Some of you may know that I have applied for another domestic extended service trip with MOVE. I had such an amazing time in Texas last year that I really wanted to go on another trip--I also love extended service because I take an entire week to devote to helping others, and focus on nothing else. These trips occur during school breaks, so it makes thema lot easier to schedule in.

Well, a few weeks ago I got the results from my application in my mailbox, and this past week we had our first set of meetings with the other MOVE groups.

Ladies and gentleman, *drumroll please...* I am going to the Cheyenne River Reservation in South Dakota from May 18th to the 25th! WHOOOOOOOOOOOO!!!!

You guys, I am SO EXCITED for this trip. My group is going to a Lakota reservation, where we will work with the non-profit group Simply Smiles, which is "dedicated to providing bright futures for impoverished children." While applying for the trip, it was noted that this was an extremely intense and emotional one.

The Cheyenne River Reservation has seen some harsh economic times, which affect the people in tons of ways. Many people don't stay in school, and Simply Smiles tries to keep that from happening as well as work to keep building the community and improve the quality of life. While we are there, we could be working on projects that would help the community in any way possible.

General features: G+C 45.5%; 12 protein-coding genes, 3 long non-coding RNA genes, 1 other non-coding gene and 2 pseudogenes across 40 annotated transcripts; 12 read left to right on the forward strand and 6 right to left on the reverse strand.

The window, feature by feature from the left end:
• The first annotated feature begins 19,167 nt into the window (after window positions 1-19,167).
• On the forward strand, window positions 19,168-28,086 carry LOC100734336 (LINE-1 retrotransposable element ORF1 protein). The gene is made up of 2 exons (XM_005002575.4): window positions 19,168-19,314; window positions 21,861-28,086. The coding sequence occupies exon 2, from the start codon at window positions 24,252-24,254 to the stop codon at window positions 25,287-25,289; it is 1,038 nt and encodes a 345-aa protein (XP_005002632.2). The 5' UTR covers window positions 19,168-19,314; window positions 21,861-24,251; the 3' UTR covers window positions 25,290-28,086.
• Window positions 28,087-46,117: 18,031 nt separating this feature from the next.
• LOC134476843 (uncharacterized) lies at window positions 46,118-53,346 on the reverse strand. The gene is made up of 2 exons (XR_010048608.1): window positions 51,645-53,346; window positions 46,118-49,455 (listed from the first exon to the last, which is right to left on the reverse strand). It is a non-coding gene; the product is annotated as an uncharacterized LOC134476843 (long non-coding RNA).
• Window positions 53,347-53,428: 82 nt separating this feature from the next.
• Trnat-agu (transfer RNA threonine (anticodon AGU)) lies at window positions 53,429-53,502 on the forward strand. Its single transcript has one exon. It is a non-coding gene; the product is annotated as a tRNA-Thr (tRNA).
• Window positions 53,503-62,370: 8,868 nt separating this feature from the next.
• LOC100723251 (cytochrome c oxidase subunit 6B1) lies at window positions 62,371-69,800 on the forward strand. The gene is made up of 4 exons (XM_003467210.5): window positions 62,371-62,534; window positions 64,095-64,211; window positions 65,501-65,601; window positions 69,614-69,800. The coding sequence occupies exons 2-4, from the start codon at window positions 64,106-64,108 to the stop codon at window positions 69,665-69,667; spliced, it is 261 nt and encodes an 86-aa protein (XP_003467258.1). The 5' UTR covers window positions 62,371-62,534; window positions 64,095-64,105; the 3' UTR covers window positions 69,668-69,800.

This year will be different because I'll be going with a much smaller group of people and we'll be focusing on working with people directly rather than on environmental issues. It's going to be a totally different experience than I've had on my last trip, and even though I loved Texas, I'm so happy about that because it'll be something completely new. The trips won't even be comparable--that's the awesome thing about extended service trips. You never know exactly what you're getting into!

As much as I just want it to be May, I shouldn't be rushing to get to this trip. It's going to take a lot of preparation, especially mentally and emotionally. I can't wait to have meetings with my group and learn more about what the trip will be like. Our student trip leader, Jenna, a friend of mine who I actually met on my Texas trip last year, sent us some links to the Simply Smiles website and their examples of past work with the reservation: